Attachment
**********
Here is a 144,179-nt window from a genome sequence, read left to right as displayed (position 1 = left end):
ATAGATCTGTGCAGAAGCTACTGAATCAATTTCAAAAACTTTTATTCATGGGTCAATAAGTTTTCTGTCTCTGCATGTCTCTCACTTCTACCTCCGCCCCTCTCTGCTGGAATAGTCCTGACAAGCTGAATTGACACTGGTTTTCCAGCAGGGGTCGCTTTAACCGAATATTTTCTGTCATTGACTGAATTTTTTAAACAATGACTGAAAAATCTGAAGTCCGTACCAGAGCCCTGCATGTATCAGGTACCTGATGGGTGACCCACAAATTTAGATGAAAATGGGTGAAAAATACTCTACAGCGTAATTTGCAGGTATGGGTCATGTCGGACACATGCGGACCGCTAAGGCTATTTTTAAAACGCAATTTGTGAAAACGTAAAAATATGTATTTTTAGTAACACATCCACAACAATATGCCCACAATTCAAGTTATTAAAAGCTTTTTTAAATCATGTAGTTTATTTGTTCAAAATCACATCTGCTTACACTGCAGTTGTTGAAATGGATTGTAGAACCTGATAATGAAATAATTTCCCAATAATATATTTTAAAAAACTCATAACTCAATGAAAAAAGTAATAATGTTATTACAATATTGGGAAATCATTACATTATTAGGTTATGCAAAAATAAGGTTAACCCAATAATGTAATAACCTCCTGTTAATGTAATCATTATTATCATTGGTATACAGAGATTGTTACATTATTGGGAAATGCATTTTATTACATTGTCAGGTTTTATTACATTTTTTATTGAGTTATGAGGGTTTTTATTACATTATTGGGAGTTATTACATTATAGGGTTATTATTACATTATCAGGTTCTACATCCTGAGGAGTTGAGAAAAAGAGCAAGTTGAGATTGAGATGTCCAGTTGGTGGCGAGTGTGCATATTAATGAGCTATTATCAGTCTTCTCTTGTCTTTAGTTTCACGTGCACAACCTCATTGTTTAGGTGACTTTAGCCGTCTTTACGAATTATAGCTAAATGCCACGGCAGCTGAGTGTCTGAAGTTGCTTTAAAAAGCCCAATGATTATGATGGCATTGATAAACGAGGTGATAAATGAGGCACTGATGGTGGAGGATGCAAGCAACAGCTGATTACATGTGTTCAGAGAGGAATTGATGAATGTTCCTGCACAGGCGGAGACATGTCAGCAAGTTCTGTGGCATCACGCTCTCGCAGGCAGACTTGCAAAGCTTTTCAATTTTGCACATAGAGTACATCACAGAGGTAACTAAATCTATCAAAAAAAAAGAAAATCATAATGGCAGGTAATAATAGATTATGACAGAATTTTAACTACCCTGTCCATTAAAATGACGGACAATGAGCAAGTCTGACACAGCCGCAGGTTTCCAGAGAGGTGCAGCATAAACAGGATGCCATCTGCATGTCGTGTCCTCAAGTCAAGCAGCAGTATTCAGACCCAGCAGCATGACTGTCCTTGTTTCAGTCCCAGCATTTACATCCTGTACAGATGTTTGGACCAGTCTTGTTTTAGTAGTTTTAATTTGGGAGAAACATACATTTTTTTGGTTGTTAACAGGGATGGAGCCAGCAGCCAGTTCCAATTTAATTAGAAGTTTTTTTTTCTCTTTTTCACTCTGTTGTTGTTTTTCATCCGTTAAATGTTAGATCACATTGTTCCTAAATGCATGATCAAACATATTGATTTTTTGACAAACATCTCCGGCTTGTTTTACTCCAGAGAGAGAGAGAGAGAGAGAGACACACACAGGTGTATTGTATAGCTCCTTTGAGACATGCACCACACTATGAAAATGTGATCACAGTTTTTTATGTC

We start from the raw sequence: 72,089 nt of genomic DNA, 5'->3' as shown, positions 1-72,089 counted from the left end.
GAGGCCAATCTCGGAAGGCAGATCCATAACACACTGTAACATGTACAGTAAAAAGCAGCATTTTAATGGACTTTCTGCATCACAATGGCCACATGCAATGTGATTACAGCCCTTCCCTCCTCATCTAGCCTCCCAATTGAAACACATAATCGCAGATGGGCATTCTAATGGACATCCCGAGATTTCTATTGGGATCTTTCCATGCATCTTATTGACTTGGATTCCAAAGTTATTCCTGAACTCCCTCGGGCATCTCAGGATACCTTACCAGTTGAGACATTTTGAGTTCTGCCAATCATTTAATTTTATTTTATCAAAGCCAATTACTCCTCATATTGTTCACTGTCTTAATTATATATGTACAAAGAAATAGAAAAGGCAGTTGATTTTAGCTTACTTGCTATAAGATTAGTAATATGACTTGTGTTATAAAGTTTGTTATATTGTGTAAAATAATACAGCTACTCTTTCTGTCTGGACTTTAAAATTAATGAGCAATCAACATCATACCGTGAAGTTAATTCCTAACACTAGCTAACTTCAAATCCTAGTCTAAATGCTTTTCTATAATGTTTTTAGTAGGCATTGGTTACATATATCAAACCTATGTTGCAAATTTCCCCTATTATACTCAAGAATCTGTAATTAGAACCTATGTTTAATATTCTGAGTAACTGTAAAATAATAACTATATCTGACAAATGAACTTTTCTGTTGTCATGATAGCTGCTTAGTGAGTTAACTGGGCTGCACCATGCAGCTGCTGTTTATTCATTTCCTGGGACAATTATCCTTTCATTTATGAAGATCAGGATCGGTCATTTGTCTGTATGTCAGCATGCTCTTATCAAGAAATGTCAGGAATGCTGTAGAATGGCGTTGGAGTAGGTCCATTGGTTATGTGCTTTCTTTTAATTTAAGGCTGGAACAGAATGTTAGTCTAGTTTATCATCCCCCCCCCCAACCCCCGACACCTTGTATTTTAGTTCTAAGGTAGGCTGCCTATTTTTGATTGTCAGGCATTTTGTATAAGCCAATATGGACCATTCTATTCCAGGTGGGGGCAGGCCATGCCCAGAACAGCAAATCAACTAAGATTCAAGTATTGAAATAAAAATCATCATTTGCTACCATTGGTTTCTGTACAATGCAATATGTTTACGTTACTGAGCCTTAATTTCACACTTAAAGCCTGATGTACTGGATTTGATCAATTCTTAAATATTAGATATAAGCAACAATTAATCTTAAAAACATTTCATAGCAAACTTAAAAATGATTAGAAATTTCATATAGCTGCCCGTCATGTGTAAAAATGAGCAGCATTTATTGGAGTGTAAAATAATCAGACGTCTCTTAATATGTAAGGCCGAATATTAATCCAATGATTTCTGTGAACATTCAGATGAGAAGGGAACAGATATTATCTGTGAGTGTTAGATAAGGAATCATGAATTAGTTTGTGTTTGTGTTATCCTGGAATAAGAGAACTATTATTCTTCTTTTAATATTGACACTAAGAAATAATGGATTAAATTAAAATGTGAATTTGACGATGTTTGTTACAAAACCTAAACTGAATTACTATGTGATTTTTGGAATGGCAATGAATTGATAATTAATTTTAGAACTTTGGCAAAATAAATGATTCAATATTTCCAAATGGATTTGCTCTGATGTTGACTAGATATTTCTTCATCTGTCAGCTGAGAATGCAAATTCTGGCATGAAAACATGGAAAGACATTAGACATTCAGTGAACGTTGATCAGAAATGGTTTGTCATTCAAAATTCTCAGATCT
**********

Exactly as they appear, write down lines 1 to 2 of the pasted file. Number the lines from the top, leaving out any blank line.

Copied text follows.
Here is a 144,179-nt window from a genome sequence, read left to right as displayed (position 1 = left end):
ATAGATCTGTGCAGAAGCTACTGAATCAATTTCAAAAACTTTTATTCATGGGTCAATAAGTTTTCTGTCTCTGCATGTCTCTCACTTCTACCTCCGCCCCTCTCTGCTGGAATAGTCCTGACAAGCTGAATTGACACTGGTTTTCCAGCAGGGGTCGCTTTAACCGAATATTTTCTGTCATTGACTGAATTTTTTAAACAATGACTGAAAAATCTGAAGTCCGTACCAGAGCCCTGCATGTATCAGGTACCTGATGGGTGACCCACAAATTTAGATGAAAATGGGTGAAAAATACTCTACAGCGTAATTTGCAGGTATGGGTCATGTCGGACACATGCGGACCGCTAAGGCTATTTTTAAAACGCAATTTGTGAAAACGTAAAAATATGTATTTTTAGTAACACATCCACAACAATATGCCCACAATTCAAGTTATTAAAAGCTTTTTTAAATCATGTAGTTTATTTGTTCAAAATCACATCTGCTTACACTGCAGTTGTTGAAATGGATTGTAGAACCTGATAATGAAATAATTTCCCAATAATATATTTTAAAAAACTCATAACTCAATGAAAAAAGTAATAATGTTATTACAATATTGGGAAATCATTACATTATTAGGTTATGCAAAAATAAGGTTAACCCAATAATGTAATAACCTCCTGTTAATGTAATCATTATTATCATTGGTATACAGAGATTGTTACATTATTGGGAAATGCATTTTATTACATTGTCAGGTTTTATTACATTTTTTATTGAGTTATGAGGGTTTTTATTACATTATTGGGAGTTATTACATTATAGGGTTATTATTACATTATCAGGTTCTACATCCTGAGGAGTTGAGAAAAAGAGCAAGTTGAGATTGAGATGTCCAGTTGGTGGCGAGTGTGCATATTAATGAGCTATTATCAGTCTTCTCTTGTCTTTAGTTTCACGTGCACAACCTCATTGTTTAGGTGACTTTAGCCGTCTTTACGAATTATAGCTAAATGCCACGGCAGCTGAGTGTCTGAAGTTGCTTTAAAAAGCCCAATGATTATGATGGCATTGATAAACGAGGTGATAAATGAGGCACTGATGGTGGAGGATGCAAGCAACAGCTGATTACATGTGTTCAGAGAGGAATTGATGAATGTTCCTGCACAGGCGGAGACATGTCAGCAAGTTCTGTGGCATCACGCTCTCGCAGGCAGACTTGCAAAGCTTTTCAATTTTGCACATAGAGTACATCACAGAGGTAACTAAATCTATCAAAAAAAAAGAAAATCATAATGGCAGGTAATAATAGATTATGACAGAATTTTAACTACCCTGTCCATTAAAATGACGGACAATGAGCAAGTCTGACACAGCCGCAGGTTTCCAGAGAGGTGCAGCATAAACAGGATGCCATCTGCATGTCGTGTCCTCAAGTCAAGCAGCAGTATTCAGACCCAGCAGCATGACTGTCCTTGTTTCAGTCCCAGCATTTACATCCTGTACAGATGTTTGGACCAGTCTTGTTTTAGTAGTTTTAATTTGGGAGAAACATACATTTTTTTGGTTGTTAACAGGGATGGAGCCAGCAGCCAGTTCCAATTTAATTAGAAGTTTTTTTTTCTCTTTTTCACTCTGTTGTTGTTTTTCATCCGTTAAATGTTAGATCACATTGTTCCTAAATGCATGATCAAACATATTGATTTTTTGACAAACATCTCCGGCTTGTTTTACTCCAGAGAGAGAGAGAGAGAGAGAGACACACACAGGTGTATTGTATAGCTCCTTTGAGACATGCACCACACTATGAAAATGTGATCACAGTTTTTTATGTC